Arapahoe County officials say their outdated detention facility has reached a breaking point.
Sheriff Tyler Brown took his case for a new jail straight to the public in a virtual tour of the current jail on Facebook.
“The jail is crowded, space is tight, the stress on everyone is building,” Brown told his online audience. “We lack the space to provide comprehensive services for the majority of the inmates.”
Over 2,000 people watched as Brown’s staff showed off rusty, leaking pipes, giant holes in the floors and multiple inmates crowded into cells meant to hold one. By Thursday evening, the video had around 11,000 views and more than 100 comments.
Arapahoe County hopes that by bringing voters inside the jail, even if only virtually, it will help make a difference should they need to ask for additional funds to build a new one.
The 30-year-old jail regularly houses more than three times its intended capacity of 386. Not only does that mean cramped, unsafe living conditions for the inmates, but the sheriff said it is a safety issue for deputies as well.
“Assaults on deputies are on the rise,” Brown said. “That worries me greatly. More inmates have been assaulting our deputies than ever before.”
Deputy Muhtalar Dickson, who made an appearance on the Facebook tour, worries the job now holds more peril than he signed up for.
“It seems like more so now than ever it’s an even more dangerous place to work,” Dickson said. “I make a promise to my son to come home and that promise has been getting harder and harder to keep.”
The request for new resources doesn’t end with the jail’s failing infrastructure. Sheriff Brown warns the situation is exacerbated by the lack of programs to decrease recidivism and increasing mental health needs.
“Forty percent of the inmates suffer from mental illness and they need more assistance. Think about what that means when inmates get out,” Brown said. “Studies show inmates who do not receive services or programming are likely to commit more crimes. That’s why treatment is so important.”
Arapahoe County officials believe the solution to these woes is to scrap the whole jail and build a new one.
The county bought 11 acres of vacant land immediately adjacent to the current jail in the early 2000s with the anticipation of someday building a new jail, said Jeff Baker, chair of the Arapahoe County Board of County Commissioners.
“In the long run a new jail could be more cost-effective,” Baker said.
Improvement to the adjacent county court facilities are also a part of the plan. The total cost is close to a billion dollars ⸺ $465 million for the jail and around that much for the courthouse.
In the comments section of the live tour, many wanted to know how the county would pay for the endeavor. Baker said going to taxpayers isn’t plan A.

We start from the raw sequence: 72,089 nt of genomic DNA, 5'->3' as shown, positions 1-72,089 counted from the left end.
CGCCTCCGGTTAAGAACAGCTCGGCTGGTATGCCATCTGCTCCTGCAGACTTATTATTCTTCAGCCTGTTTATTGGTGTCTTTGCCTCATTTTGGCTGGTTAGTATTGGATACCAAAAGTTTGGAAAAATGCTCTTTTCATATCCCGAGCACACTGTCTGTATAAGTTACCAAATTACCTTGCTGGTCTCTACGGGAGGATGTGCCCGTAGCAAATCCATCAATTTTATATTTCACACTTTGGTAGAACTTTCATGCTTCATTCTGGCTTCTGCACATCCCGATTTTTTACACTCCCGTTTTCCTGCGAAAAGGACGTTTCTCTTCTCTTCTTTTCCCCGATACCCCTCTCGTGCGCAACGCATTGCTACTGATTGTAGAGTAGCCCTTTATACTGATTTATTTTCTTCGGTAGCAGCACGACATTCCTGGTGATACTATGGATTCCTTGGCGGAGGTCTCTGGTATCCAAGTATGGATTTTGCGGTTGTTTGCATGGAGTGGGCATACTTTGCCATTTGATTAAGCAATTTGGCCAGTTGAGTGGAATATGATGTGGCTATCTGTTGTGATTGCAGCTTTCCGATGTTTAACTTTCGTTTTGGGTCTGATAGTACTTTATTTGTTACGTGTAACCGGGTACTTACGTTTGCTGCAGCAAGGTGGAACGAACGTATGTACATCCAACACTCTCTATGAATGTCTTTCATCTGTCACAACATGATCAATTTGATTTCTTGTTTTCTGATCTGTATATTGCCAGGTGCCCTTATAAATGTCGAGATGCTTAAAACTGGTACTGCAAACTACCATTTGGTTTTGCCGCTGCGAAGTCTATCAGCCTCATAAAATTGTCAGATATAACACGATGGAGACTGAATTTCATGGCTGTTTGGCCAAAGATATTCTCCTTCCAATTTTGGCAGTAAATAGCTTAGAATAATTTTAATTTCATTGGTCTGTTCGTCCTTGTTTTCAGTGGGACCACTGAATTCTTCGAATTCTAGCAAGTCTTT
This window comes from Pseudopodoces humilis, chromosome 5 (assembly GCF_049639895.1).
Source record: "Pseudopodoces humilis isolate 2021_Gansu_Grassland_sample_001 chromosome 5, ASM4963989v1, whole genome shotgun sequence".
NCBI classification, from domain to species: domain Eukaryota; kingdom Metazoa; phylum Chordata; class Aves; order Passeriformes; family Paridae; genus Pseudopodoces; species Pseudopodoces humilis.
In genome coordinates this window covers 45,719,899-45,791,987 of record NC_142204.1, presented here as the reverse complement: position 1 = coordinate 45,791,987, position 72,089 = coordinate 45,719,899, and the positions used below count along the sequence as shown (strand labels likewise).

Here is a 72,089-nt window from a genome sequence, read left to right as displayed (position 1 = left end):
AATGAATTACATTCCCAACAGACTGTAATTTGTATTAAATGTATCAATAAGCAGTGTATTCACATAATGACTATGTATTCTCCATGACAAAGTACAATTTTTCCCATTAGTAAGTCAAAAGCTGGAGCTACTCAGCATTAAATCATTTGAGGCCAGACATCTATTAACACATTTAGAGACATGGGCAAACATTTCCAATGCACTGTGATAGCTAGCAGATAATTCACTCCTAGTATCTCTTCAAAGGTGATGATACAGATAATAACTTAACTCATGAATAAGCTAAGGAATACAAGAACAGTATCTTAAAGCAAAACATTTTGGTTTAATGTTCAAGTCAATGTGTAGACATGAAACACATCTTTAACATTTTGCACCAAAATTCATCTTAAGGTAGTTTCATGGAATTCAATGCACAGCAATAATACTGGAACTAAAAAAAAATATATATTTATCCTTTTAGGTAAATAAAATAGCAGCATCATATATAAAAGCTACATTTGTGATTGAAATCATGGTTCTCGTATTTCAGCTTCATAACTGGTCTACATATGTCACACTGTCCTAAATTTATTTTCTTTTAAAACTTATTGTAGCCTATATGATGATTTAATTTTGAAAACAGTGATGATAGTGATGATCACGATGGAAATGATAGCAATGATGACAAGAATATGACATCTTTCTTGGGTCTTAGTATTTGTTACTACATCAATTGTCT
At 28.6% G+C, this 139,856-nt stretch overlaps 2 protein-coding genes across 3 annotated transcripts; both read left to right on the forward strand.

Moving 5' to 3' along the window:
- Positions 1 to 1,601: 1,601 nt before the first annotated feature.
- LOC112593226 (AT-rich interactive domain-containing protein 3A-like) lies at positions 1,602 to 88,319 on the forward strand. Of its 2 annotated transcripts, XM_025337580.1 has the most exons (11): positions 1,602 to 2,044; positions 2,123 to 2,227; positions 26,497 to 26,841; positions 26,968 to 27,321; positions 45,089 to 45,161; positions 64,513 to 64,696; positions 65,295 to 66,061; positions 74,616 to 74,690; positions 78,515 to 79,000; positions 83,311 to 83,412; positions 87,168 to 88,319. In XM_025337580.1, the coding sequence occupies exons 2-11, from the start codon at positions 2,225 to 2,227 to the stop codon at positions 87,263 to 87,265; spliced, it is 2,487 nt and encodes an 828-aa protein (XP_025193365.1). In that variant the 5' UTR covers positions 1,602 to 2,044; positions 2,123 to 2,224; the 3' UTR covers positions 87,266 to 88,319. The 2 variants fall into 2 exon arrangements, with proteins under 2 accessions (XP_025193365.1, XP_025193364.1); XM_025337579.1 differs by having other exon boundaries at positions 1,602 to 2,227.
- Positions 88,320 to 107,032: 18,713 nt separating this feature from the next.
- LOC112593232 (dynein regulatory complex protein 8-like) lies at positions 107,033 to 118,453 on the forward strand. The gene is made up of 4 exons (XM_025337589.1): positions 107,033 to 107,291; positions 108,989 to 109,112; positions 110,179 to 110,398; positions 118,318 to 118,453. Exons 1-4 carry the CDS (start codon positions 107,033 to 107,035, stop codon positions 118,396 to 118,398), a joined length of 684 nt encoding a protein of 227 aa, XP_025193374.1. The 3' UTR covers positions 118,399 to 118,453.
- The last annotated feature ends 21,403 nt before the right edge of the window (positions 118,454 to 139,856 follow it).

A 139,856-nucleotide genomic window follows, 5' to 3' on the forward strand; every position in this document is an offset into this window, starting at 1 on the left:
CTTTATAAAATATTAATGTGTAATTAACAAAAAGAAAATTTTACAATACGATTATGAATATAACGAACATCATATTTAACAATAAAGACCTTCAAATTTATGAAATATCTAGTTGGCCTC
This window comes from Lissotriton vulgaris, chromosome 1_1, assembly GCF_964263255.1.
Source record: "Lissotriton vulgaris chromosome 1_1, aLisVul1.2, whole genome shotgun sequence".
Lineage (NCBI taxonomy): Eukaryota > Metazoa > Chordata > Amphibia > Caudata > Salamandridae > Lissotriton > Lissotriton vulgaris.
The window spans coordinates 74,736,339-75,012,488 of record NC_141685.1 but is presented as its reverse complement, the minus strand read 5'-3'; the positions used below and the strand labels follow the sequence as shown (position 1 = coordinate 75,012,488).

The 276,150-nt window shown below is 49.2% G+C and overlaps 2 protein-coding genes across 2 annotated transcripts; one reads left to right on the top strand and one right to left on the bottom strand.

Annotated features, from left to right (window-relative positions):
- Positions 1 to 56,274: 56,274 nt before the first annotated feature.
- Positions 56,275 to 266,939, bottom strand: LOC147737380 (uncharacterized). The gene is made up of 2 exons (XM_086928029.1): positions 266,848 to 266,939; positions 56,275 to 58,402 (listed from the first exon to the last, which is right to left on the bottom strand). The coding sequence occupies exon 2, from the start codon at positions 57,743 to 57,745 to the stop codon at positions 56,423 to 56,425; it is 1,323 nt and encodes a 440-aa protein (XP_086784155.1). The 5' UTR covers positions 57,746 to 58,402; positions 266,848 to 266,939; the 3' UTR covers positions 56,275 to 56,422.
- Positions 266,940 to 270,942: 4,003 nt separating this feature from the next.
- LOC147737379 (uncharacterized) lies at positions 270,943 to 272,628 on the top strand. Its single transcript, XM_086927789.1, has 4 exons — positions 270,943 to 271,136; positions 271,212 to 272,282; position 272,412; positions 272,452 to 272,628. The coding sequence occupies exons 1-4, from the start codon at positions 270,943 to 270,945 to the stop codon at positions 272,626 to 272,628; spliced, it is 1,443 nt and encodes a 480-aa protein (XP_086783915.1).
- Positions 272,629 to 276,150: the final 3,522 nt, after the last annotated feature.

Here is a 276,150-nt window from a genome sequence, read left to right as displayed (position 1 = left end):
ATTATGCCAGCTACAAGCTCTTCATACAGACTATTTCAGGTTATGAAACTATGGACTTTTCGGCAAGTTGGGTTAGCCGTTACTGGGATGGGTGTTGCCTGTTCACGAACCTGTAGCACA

“I have to make sure that we’ve done our due diligence, that we have looked in all of the couch cushions,” he said. “That we are using creative ways of using the money that we already have available to us.”
If history serves as any indication, asking for a tax increase to build a new jail can be a gamble for county officials. In 2018, Boulder approved funds for a new facility and Colorado Springs voters opted to continue a tax that would fund public safety.
In less affluent communities, voters have been far less willing to increase taxes. Pueblo county saw back-to-back initiatives to increase the sales tax fail in 2016 and 2017. Saguache County only has a one percent sales tax and their jail is a repurposed house, but a 2016 effort to raise taxes for a new building went nowhere.
Ted Mink, executive director of the County Sheriffs of Colorado, said this is a statewide problem, and Sheriff’s offices grapple with how to handle growing populations with mental health issues, in the face of dwindling funds.
“Tax revenues are not that great, especially in the rural areas. I feel sorry for them. They are really struggling right now to try to meet those demands,” Mink said.
Mink thinks the big issue is that people don’t understand all the nuances of running a judicial system.
“It’s a hard sell for a voter to latch on,” he said. “All they see is the dollars and cents, that we’re gonna create bigger jails, more jails and it’s coming out of the taxpayers pocket.”
Mink believes success lies in showing voters that the jail is more than a place to lock people up, and that treating mental health and substance abuse is a big piece of what they do day-to-day.
In 2018 Colorado saw 12 mental health initiatives on the ballot — more than ever before — and all but one passed. In many cases, the pitch was that better services on the outside could decrease the number of people who end up in and need help from a jail cell.
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